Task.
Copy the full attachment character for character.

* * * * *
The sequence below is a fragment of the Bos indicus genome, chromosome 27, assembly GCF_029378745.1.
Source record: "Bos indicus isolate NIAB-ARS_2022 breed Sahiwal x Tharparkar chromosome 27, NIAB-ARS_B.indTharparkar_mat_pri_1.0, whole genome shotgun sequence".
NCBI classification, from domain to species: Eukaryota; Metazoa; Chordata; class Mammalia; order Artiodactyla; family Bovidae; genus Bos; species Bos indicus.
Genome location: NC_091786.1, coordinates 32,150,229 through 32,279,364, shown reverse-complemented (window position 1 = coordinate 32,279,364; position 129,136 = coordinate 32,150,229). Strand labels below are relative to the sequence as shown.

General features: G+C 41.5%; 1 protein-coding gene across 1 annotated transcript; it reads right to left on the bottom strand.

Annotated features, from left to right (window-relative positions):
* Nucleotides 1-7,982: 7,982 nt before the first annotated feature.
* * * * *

The sequence below is a fragment of the Bos indicus genome, chromosome 27, assembly GCF_029378745.1.
Source record: "Bos indicus isolate NIAB-ARS_2022 breed Sahiwal x Tharparkar chromosome 27, NIAB-ARS_B.indTharparkar_mat_pri_1.0, whole genome shotgun sequence".
NCBI classification, from domain to species: Eukaryota; Metazoa; Chordata; class Mammalia; order Artiodactyla; family Bovidae; genus Bos; species Bos indicus.
Genome location: NC_091786.1, coordinates 32,150,229 through 32,279,364, shown reverse-complemented (window position 1 = coordinate 32,279,364; position 129,136 = coordinate 32,150,229). Strand labels below are relative to the sequence as shown.

General features: G+C 41.5%; 1 protein-coding gene across 1 annotated transcript; it reads right to left on the bottom strand.

Annotated features, from left to right (window-relative positions):
* Nucleotides 1-7,982: 7,982 nt before the first annotated feature.